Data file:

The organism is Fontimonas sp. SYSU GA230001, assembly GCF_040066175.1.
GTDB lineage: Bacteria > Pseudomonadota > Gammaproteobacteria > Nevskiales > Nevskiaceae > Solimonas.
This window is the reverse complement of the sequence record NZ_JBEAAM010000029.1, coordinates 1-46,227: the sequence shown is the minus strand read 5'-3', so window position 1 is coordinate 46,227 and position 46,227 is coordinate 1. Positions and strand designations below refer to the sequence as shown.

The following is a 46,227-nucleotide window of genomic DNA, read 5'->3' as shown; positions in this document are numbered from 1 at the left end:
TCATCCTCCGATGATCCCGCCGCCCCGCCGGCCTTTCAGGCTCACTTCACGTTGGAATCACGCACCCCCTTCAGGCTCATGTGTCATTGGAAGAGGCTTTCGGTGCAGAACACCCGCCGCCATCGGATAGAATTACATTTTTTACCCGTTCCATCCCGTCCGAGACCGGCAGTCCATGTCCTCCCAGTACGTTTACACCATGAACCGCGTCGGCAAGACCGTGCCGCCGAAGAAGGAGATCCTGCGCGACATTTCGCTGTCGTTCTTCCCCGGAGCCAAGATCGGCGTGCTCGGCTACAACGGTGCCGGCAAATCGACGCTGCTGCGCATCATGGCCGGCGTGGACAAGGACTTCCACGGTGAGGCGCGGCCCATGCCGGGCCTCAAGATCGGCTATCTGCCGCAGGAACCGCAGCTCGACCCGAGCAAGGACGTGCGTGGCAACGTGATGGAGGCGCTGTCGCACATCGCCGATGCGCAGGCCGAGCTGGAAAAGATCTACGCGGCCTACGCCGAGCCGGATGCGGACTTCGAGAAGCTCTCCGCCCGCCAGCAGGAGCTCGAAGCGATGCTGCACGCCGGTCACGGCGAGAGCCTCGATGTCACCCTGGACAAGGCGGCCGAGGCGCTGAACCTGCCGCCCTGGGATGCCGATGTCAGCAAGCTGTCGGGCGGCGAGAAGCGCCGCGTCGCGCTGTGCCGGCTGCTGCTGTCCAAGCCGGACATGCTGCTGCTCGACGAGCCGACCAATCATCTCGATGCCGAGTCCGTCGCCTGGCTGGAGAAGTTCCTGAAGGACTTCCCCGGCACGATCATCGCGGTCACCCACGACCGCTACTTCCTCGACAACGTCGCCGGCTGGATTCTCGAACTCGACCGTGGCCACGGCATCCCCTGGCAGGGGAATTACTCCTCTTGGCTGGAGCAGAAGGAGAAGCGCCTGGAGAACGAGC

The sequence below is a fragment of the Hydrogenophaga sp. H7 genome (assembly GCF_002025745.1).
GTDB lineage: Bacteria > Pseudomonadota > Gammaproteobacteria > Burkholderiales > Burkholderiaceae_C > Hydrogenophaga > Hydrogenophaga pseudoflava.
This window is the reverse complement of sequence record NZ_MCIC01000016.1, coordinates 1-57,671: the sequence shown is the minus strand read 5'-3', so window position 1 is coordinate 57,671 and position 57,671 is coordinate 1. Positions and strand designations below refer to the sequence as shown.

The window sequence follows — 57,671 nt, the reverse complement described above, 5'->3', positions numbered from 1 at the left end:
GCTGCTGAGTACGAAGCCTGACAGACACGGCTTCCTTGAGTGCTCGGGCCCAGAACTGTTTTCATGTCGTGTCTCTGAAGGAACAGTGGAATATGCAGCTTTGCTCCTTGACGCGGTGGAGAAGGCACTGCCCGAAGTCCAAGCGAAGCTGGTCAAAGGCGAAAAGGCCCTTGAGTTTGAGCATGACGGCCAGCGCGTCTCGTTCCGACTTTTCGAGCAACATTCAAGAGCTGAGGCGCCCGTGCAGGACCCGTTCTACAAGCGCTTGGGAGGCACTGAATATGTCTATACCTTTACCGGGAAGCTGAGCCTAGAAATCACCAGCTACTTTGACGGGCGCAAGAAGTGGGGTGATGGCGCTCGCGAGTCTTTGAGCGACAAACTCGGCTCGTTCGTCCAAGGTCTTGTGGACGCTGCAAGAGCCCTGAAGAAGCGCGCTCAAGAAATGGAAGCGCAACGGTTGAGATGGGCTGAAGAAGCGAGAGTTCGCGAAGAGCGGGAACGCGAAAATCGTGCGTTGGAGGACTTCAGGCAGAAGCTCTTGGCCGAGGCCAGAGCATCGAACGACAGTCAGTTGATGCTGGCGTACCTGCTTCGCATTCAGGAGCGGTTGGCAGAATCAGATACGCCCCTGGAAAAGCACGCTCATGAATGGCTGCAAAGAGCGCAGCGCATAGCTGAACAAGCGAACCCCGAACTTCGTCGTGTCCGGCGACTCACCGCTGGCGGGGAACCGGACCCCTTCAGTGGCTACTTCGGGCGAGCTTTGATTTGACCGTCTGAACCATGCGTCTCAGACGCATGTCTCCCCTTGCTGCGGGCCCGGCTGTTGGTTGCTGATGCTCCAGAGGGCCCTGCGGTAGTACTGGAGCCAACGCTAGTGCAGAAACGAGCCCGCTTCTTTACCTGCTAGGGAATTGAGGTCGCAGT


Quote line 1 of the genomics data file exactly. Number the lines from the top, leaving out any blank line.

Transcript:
The organism is Fontimonas sp. SYSU GA230001, assembly GCF_040066175.1.